Thursday, July 22, 2010

Five Things I Did Not Know About Moose

You know you're in Maine when you see the first of these signs along I-95. After five years here, I'm skeptical; I have yet to see a live moose, though I have seen dead ones, and I have heard plenty of stories about friends' encounters with them. Sometime next month I might venture north on a quest. In the meantime, I've been looking stuff up.

1. Moose (Alces alces) are large deer. The largest deer, in fact, standing six feet tall at the shoulder and weighing as much as 1,800 pounds. I don't know why it didn't occur to me that moose were a species of deer; I always thought of them being more like cows.

2. Moose are good swimmers. They'll even go underwater for up to 30 seconds at a time. They like to eat aquatic plants, and can swim for miles.

3. Moose can run really fast. I think of moose as being kind of slow and ponderous, but they can hit speeds of 35 miles an hour, and 20 miles an hour is no big deal for them.

4. Moose will use their hooves to defend themselves before they use their antlers. Only the males have antlers, so don't think you're any safer from the females.

5. A castrated male moose stops growing new antlers. If a male moose is castrated, he sheds his antlers immediately and grows a new, misshapen set ("devil's antlers") that he never sheds again. Skeptics of natural selection, take note: moose antlers are mainly for display, to attract females. A castrated moose's deformed antlers tell females he's no good for them. Female moose are probably smarter about this than female human beings.

Wednesday, July 21, 2010

Five Oldest Women's Colleges

"First" and "oldest" are tricky designations. If something starts as one type of establishment and becomes another, does it get to claim that it is the oldest? I think so, in the way that caterpillars become butterflies and kittens become cats.

Chris Bea, gentleman and scholar, asked for a list about colleges and universities. The standard "five oldest" is obvious and boring: Harvard (1636), William and Mary (1693), Yale (1701), Princeton (1746), Columbia (1754). I thought about putting together a list of the oldest co-educational colleges, but that's complicated: many colleges allowed women to audit classes before they awarded women degrees, and allowed women into certain programs but not others, so where do you draw the line?

Here, therefore, are the oldest American institutions of higher learning that still exist primarily to educate women.

1. Salem College, Winston-Salem, NC. Founded in 1772 as the "Little Girls' School," it became a boarding school for girls and young women in 1802, and was renamed Salem Female Academy in 1866. It conferred its first degrees in the 1890s. Today it is a four-year liberal arts college for women, which accepts men into continuing education and graduate degree programs. Forbes magazine ranks it 67th among "America's Best Colleges."

2. Stephens College, Columbia, MO. Established in 1833 as Columbia Female Academy, the school became Stephens Female College in the 1860s. Stephens also permits men into its Graduate and Continuing Studies division. In 1944, Stephens became the first college in the country to offer an aviation program for women. It is recognized as one of the nation's best undergraduate theater programs, and counts Ambassador Jeane Kirkpatrick among its alumnae.

3. Mount Holyoke College, South Hadley, MO. The oldest of the "Seven Sisters" was founded in 1837, and is the oldest women's college that was originally founded as an institute of higher learning for women. Its student body of 2,200 is extremely diverse, with one in three students coming from a background other than "white American." Mount Holyoke's founder, Mary Lyon, was a chemist who believed in science education for women, and her college continues this tradition.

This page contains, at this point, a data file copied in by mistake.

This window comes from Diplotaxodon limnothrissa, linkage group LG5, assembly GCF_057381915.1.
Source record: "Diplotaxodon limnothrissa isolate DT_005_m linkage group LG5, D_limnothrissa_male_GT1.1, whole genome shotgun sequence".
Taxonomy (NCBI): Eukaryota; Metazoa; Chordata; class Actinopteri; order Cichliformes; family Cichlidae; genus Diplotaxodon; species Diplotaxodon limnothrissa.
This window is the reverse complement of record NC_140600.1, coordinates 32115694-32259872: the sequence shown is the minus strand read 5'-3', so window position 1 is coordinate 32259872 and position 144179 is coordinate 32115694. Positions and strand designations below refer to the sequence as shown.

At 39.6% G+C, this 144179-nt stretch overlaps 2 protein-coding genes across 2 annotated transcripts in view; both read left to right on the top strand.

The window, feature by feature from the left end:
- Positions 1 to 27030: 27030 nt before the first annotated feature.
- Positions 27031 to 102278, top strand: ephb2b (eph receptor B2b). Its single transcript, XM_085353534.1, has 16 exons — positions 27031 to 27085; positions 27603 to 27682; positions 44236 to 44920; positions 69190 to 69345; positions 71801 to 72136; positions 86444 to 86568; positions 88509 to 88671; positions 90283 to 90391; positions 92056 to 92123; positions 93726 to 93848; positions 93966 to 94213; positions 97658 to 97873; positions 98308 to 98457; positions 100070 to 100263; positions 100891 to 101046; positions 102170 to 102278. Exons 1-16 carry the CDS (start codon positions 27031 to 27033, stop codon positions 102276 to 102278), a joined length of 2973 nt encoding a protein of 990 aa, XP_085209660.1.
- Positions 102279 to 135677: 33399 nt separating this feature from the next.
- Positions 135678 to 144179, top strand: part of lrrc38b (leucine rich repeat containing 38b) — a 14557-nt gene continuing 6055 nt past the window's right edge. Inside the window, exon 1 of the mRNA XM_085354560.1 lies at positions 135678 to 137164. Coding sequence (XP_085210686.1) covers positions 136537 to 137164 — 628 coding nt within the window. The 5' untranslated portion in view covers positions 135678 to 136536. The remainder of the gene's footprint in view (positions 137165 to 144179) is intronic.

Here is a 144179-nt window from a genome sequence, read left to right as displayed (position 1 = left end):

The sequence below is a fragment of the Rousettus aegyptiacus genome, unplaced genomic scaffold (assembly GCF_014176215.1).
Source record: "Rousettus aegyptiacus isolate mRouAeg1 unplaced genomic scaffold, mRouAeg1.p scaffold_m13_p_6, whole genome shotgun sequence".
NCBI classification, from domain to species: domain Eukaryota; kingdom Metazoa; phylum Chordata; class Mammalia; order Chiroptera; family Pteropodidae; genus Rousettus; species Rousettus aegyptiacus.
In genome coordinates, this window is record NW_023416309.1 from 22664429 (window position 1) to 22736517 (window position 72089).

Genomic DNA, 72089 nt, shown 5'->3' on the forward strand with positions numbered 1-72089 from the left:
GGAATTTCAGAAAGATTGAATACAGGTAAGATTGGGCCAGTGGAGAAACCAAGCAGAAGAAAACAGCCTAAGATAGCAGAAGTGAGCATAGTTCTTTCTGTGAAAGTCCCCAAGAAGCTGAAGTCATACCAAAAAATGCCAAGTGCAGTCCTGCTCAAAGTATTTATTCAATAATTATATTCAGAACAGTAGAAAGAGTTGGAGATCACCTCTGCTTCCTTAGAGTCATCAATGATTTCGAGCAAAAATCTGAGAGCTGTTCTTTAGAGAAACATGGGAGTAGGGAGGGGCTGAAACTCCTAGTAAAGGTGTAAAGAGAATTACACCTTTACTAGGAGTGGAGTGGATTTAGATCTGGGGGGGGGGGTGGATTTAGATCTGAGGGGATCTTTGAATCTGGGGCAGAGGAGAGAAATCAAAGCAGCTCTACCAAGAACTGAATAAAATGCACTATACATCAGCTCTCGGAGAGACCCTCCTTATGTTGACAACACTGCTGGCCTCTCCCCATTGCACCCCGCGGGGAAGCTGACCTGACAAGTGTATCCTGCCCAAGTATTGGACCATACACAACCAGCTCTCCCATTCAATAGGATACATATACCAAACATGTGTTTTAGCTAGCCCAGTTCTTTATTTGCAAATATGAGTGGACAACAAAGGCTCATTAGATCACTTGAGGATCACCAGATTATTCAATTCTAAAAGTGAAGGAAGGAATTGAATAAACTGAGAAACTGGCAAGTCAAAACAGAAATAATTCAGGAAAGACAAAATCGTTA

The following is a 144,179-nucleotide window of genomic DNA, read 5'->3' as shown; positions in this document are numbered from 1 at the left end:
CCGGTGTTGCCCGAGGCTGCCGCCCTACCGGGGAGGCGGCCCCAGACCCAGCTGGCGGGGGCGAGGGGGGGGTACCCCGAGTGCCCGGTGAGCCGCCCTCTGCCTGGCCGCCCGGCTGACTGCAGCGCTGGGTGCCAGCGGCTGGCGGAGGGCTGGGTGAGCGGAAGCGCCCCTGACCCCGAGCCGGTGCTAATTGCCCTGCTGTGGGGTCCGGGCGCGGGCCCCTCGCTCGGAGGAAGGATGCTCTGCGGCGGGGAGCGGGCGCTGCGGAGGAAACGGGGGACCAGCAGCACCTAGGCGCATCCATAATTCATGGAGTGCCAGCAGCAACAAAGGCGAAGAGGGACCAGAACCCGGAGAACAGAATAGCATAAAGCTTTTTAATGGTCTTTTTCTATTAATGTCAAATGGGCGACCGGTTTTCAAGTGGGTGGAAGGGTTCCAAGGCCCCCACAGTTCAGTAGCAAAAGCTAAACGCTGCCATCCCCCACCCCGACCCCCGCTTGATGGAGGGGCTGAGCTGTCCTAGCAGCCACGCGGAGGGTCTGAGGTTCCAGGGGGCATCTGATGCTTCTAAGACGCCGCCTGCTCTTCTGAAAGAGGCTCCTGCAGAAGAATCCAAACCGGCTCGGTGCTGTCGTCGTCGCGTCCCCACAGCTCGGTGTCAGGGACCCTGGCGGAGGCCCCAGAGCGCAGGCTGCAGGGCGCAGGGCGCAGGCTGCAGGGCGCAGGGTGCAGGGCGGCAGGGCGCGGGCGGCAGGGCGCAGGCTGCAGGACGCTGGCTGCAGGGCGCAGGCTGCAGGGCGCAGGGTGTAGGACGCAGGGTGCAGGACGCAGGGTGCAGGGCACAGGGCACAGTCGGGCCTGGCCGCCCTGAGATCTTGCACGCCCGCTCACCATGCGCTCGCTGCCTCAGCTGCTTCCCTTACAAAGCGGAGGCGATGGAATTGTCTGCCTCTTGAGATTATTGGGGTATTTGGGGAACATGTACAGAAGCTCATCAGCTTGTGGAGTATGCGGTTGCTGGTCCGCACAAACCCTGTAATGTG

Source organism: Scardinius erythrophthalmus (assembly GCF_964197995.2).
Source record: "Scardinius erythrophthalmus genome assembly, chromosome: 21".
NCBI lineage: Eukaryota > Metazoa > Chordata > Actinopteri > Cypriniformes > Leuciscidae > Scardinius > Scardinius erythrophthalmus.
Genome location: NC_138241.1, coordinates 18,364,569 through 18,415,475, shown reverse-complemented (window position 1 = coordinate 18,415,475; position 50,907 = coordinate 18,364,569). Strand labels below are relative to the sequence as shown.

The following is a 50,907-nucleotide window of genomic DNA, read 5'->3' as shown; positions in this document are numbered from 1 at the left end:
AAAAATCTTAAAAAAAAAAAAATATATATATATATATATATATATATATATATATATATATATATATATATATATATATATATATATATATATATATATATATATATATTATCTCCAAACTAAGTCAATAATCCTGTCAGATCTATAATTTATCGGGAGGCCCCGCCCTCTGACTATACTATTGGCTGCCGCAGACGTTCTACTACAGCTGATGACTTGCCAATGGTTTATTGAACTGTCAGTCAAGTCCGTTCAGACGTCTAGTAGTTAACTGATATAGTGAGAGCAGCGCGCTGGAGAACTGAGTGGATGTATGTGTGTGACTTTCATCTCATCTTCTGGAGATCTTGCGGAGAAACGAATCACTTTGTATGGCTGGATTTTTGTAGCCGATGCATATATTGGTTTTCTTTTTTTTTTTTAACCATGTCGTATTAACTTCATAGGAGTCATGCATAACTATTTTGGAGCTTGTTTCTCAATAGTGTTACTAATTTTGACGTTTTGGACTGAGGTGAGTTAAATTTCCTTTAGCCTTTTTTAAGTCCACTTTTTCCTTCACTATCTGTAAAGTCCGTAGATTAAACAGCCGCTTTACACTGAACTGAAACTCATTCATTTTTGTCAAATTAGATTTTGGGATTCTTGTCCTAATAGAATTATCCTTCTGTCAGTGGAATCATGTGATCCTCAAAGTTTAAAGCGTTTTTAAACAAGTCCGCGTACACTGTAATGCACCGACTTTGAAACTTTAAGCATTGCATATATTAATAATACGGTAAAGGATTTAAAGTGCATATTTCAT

4. Wesleyan College, Macon, GA. I said firsts were tricky: Wesleyan College, founded in 1839, was the first women's college created specifically to grant degrees to its students. It was chartered as the "Georgia Female College" and awarded its first degrees in July 1840. Its name changed to Wesleyan Female College in 1843, then to Wesleyan College in 1917. It is also the birthplace of the first two Greek societies for women, Alpha Delta Pi and Phi Mu. Among its famous alumnae are Madame Chiang Kai-Shek (Soong May-ling) and her two sisters, three of the most influential women in modern Chinese history.

5. Moore College of Art & Design, Philadelphia, PA. Sarah Worthington King Peter, daughter of a U.S. Senator and wife of a British diplomat, founded the Philadelphia School of Design for Women in 1848. Renamed the Moore College of Art & Design in 1989, the school remains the nation's only women's visual arts college, offering Bachelor of Fine Arts degrees in ten disciplines. It has a student body of approximately 500; its distinguished alumnae include the fashion designer Adrienne Vittadini.

Tuesday, July 20, 2010

Five Historical Figures I'd Want on a Desert Island

Today's topic was suggested by my friend Julie Barrett, and it's a more complex question than it might appear at first glance. Six people trapped together on a desert island would form their own society, so you have to pick carefully — not just for company, but for the essential skills island living would require. Gender balance and group dynamics would be important, too, so you'd have to pick a group whose members would get along with each other.

Who would you want on your island? Leave your guest list in the comments section.

1. Marcus Aurelius. He might be a little gloomy, but he'd get us organized, he'd hold us all to very high standards, and he'd probably know how to build things.

2. Jane Austen. If her books and letters are anything to go by, Jane Austen was cheerful, sociable, and generally a delight to be around. She also had important English country lady skills that I don't have, such as gardening and sewing.

3. Julia Child. Somebody would have to cook, and I've always thought that Julia Child would be great company. She spoke several languages, had a terrific sense of humor, and worked extremely hard.